With all types of abuse, we need to own and honor our right to feel and release the grief and anger about our victimization so that we can move into a place of empowerment. In order to move into a place of empowerment, in order to start being healthier in our relationships it is vital to start getting emotionally honest - and start taking emotional responsibility. Usually, prior to being able to name the fact that we have been abused, we blamed ourselves for the abuse. Upon realizing that we have been abused, we will want to place blame for that abuse on the abuser. Eventually, we will move into a place where we learn to take the blame out of the process completely. We will learn to take responsibility for our attitudes and behavior that set us up to accept abuse, while also learning that we were powerless over that behavior because of our wounding - and therefore not to blame. We will learn to protect ourselves from those who would abuse us, while also recognizing that they are reacting to their wounding - and not really doing anything to us specifically.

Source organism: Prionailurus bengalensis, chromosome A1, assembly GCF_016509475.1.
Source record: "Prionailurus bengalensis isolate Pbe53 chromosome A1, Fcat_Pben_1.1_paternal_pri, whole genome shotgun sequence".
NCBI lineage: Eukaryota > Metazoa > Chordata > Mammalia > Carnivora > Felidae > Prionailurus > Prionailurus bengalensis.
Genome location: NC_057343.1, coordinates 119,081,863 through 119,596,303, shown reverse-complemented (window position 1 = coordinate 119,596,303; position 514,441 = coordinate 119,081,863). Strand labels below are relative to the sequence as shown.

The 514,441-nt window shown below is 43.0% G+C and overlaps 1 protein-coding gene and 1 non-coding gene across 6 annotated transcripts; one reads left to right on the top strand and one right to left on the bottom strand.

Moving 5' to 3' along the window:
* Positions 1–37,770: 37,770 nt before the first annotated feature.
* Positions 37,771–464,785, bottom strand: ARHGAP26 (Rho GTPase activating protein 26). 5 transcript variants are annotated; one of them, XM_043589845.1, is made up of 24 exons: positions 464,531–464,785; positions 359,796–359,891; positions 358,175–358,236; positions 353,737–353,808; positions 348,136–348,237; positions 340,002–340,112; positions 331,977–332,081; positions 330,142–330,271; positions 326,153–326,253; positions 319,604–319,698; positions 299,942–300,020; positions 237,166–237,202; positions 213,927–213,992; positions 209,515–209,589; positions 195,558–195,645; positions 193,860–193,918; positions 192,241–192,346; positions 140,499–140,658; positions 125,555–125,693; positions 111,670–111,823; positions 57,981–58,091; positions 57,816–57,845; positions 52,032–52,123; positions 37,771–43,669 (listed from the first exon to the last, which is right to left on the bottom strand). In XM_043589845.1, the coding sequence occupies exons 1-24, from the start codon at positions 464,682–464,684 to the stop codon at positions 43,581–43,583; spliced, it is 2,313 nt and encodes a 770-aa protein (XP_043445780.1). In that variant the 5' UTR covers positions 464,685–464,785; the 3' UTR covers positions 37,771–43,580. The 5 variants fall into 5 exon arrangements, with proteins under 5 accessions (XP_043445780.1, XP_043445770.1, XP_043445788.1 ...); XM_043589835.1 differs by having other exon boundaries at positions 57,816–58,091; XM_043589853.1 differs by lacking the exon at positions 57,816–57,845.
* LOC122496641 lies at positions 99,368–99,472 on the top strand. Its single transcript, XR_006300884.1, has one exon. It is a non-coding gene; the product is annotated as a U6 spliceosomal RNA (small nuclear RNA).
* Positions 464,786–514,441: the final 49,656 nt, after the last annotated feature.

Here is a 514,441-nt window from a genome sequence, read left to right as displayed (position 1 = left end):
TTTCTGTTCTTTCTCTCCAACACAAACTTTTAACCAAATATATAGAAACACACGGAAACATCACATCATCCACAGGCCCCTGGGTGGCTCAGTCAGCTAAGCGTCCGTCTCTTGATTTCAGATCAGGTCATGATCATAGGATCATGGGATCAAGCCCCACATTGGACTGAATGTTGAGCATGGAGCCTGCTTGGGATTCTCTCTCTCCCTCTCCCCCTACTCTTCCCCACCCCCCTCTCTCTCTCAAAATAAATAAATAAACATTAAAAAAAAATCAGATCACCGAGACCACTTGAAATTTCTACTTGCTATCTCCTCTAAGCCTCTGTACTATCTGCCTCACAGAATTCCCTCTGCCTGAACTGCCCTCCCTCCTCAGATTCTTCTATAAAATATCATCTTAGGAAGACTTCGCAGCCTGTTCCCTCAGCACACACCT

This topic is another one in which I feel I have opened a can of worms. It looks like we have another multipart series evolving here because of all of the levels and facets involved. The next article will be Emotional Honesty and Emotional Responsibility Part 2. The third article in this series may have been more appropriate as the first. It focuses on the basics of Setting Personal Boundaries.